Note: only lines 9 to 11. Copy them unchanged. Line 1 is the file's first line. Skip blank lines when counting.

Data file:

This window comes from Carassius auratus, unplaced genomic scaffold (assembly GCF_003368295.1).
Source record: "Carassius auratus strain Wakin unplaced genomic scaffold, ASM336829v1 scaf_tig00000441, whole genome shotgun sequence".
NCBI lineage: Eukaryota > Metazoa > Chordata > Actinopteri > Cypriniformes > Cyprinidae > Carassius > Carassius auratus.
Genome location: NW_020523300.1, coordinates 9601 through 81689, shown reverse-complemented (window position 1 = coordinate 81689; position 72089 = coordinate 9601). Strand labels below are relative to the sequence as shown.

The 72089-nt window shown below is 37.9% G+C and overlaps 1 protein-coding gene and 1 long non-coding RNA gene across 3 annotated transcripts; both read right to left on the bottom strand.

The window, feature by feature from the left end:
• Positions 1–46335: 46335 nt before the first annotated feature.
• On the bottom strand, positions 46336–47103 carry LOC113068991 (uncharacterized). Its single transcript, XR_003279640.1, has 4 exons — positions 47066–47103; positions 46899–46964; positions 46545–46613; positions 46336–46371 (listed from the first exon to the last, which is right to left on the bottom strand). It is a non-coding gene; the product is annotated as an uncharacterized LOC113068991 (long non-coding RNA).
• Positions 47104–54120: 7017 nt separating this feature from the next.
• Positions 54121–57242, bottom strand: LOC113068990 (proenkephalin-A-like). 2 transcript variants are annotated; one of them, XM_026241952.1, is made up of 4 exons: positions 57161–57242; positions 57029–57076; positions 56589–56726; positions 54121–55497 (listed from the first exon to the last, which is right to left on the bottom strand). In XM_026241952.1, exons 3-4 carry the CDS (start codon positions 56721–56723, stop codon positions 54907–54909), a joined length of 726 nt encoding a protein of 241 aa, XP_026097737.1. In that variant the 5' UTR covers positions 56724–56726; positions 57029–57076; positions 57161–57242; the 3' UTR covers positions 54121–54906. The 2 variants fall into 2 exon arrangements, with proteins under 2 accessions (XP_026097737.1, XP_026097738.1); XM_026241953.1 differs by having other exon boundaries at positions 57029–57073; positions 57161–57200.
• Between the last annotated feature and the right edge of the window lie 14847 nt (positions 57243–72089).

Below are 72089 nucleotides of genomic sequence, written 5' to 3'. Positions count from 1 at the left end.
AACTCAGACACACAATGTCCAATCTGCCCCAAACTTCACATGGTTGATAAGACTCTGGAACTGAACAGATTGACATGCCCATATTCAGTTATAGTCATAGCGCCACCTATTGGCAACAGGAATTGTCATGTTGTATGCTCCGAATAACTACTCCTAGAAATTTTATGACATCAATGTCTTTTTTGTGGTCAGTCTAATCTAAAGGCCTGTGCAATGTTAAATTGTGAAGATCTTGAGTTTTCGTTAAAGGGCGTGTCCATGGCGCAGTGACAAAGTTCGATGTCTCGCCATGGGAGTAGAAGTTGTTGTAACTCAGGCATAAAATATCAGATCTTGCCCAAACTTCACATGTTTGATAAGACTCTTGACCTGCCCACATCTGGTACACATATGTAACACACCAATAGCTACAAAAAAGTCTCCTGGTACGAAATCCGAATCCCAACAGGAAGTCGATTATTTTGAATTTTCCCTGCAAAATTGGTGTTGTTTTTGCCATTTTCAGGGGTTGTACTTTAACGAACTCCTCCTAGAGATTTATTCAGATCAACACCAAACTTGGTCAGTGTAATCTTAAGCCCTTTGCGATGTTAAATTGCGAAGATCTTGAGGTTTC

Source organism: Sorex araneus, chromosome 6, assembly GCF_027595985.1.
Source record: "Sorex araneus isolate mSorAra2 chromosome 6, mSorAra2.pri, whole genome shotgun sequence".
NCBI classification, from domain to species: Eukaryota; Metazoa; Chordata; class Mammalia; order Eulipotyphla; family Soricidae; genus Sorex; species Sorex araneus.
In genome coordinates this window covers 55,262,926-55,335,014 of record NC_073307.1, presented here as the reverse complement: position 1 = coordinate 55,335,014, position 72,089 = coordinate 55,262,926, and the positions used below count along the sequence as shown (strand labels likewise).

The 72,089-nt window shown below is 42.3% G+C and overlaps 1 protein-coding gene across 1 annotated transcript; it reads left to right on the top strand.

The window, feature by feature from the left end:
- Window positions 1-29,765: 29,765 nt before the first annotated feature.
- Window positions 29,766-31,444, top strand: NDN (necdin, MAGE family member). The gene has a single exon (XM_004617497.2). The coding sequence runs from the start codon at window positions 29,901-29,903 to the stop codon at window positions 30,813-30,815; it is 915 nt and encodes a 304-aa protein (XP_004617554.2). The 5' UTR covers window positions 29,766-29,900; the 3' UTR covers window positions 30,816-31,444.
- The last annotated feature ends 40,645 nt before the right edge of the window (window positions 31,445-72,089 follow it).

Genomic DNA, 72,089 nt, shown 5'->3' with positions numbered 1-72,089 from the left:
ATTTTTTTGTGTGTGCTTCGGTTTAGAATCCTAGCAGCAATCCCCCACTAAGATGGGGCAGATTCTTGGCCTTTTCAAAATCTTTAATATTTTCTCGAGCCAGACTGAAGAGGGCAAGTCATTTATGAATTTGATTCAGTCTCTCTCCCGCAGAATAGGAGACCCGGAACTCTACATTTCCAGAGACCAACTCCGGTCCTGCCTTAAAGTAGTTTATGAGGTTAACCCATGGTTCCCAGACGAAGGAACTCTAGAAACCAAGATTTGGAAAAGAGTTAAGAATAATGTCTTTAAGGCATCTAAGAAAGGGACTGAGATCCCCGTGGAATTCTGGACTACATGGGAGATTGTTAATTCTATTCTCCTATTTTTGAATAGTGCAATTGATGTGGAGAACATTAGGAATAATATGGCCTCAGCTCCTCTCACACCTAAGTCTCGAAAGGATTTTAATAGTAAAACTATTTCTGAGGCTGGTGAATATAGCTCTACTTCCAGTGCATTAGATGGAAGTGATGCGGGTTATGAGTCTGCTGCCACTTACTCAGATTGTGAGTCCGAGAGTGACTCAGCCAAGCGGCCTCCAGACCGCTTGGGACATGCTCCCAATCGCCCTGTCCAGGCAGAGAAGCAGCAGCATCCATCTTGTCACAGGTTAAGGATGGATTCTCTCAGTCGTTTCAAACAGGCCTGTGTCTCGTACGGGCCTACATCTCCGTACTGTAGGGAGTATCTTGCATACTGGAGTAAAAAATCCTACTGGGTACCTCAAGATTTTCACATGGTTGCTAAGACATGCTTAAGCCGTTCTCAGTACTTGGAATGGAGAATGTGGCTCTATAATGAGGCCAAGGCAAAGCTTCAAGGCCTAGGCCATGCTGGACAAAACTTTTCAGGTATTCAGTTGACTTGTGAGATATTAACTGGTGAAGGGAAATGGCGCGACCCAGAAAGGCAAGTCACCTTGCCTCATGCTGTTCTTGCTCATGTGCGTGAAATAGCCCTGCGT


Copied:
• Positions 47104–54120: 7017 nt separating this feature from the next.
• Positions 54121–57242, bottom strand: LOC113068990 (proenkephalin-A-like). 2 transcript variants are annotated; one of them, XM_026241952.1, is made up of 4 exons: positions 57161–57242; positions 57029–57076; positions 56589–56726; positions 54121–55497 (listed from the first exon to the last, which is right to left on the bottom strand). In XM_026241952.1, exons 3-4 carry the CDS (start codon positions 56721–56723, stop codon positions 54907–54909), a joined length of 726 nt encoding a protein of 241 aa, XP_026097737.1. In that variant the 5' UTR covers positions 56724–56726; positions 57029–57076; positions 57161–57242; the 3' UTR covers positions 54121–54906. The 2 variants fall into 2 exon arrangements, with proteins under 2 accessions (XP_026097737.1, XP_026097738.1); XM_026241953.1 differs by having other exon boundaries at positions 57029–57073; positions 57161–57200.
• Between the last annotated feature and the right edge of the window lie 14847 nt (positions 57243–72089).